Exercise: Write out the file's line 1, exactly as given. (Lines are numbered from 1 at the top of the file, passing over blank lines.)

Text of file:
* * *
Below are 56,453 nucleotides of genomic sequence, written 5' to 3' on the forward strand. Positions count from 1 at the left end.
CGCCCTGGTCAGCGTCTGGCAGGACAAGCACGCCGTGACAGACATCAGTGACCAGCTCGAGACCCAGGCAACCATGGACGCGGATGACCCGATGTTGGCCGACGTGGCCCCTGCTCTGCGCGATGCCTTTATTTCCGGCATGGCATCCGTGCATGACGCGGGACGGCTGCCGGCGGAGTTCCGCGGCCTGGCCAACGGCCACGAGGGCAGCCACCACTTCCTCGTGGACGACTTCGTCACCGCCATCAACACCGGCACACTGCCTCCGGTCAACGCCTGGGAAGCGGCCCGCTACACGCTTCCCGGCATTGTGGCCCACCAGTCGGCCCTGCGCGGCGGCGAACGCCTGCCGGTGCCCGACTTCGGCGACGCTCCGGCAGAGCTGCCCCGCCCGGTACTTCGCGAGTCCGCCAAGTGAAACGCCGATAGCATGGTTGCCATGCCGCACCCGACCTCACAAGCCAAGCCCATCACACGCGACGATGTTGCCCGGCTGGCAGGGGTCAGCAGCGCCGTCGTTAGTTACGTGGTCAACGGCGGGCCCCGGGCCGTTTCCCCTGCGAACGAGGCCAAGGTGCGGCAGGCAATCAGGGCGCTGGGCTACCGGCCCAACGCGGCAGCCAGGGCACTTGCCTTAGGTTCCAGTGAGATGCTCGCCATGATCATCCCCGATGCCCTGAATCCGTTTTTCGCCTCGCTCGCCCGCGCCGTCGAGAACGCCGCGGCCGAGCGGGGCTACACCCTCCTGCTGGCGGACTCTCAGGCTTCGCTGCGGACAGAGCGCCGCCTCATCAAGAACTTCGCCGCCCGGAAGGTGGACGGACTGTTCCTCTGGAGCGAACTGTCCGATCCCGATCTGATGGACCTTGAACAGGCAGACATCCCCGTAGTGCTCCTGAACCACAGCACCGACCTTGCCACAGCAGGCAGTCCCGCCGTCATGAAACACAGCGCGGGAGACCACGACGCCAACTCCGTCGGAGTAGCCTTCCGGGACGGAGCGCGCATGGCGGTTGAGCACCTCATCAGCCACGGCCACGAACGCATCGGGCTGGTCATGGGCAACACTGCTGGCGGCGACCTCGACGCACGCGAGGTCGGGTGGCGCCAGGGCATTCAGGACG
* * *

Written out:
Below are 56,453 nucleotides of genomic sequence, written 5' to 3' on the forward strand. Positions count from 1 at the left end.